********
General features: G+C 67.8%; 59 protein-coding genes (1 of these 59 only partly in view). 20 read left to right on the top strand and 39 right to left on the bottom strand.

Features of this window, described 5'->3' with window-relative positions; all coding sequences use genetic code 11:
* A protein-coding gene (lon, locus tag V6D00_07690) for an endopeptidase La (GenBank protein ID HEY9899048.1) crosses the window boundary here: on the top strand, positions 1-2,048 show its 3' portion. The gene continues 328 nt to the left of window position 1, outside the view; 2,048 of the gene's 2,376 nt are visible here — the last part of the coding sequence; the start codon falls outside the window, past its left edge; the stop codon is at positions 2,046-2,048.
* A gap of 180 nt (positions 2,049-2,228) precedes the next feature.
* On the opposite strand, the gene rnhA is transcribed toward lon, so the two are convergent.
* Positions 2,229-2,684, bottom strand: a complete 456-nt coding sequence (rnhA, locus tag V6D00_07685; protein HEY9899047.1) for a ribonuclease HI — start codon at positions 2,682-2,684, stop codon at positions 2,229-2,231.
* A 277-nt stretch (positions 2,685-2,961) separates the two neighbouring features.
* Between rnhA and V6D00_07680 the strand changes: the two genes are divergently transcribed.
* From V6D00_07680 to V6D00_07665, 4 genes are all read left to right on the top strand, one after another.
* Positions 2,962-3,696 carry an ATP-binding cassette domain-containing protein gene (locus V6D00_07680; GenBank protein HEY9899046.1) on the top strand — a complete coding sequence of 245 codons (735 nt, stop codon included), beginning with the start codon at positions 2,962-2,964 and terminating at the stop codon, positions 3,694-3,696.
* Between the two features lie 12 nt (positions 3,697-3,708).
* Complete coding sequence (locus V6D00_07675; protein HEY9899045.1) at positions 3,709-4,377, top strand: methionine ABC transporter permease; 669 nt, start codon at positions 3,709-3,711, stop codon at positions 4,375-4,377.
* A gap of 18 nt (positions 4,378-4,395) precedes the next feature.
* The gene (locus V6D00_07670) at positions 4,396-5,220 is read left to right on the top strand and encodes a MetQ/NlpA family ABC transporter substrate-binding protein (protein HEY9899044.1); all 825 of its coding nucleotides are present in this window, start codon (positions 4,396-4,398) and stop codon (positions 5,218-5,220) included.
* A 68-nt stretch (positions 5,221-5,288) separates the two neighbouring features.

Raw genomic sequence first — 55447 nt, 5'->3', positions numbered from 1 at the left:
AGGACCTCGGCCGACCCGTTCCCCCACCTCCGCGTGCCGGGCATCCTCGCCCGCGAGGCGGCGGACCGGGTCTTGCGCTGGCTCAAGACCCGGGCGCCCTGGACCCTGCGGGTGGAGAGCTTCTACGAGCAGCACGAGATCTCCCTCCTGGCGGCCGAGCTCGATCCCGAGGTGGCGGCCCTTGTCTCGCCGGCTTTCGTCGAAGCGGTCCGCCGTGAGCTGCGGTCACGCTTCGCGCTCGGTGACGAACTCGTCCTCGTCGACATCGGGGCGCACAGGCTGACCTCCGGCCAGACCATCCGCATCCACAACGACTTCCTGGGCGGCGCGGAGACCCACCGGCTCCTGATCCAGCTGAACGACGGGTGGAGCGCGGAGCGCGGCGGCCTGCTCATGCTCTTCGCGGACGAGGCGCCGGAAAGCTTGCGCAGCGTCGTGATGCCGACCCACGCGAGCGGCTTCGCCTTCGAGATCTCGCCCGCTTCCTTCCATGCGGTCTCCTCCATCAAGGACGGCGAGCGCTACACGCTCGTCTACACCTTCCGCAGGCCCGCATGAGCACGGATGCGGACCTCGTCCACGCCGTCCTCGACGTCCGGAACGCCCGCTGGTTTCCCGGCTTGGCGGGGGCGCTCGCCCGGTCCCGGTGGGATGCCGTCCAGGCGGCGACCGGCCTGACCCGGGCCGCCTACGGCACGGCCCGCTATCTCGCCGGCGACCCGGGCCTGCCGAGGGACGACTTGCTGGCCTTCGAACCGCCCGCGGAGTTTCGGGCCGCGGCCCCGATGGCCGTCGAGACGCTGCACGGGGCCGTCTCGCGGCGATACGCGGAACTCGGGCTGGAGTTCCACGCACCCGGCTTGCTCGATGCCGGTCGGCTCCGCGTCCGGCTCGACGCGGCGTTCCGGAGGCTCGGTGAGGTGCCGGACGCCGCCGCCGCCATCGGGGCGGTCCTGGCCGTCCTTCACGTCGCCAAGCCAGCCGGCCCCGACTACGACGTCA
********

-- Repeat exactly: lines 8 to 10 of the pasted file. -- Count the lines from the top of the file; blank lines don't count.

* Between rnhA and V6D00_07680 the strand changes: the two genes are divergently transcribed.
* From V6D00_07680 to V6D00_07665, 4 genes are all read left to right on the top strand, one after another.
* Positions 2,962-3,696 carry an ATP-binding cassette domain-containing protein gene (locus V6D00_07680; GenBank protein HEY9899046.1) on the top strand — a complete coding sequence of 245 codons (735 nt, stop codon included), beginning with the start codon at positions 2,962-2,964 and terminating at the stop codon, positions 3,694-3,696.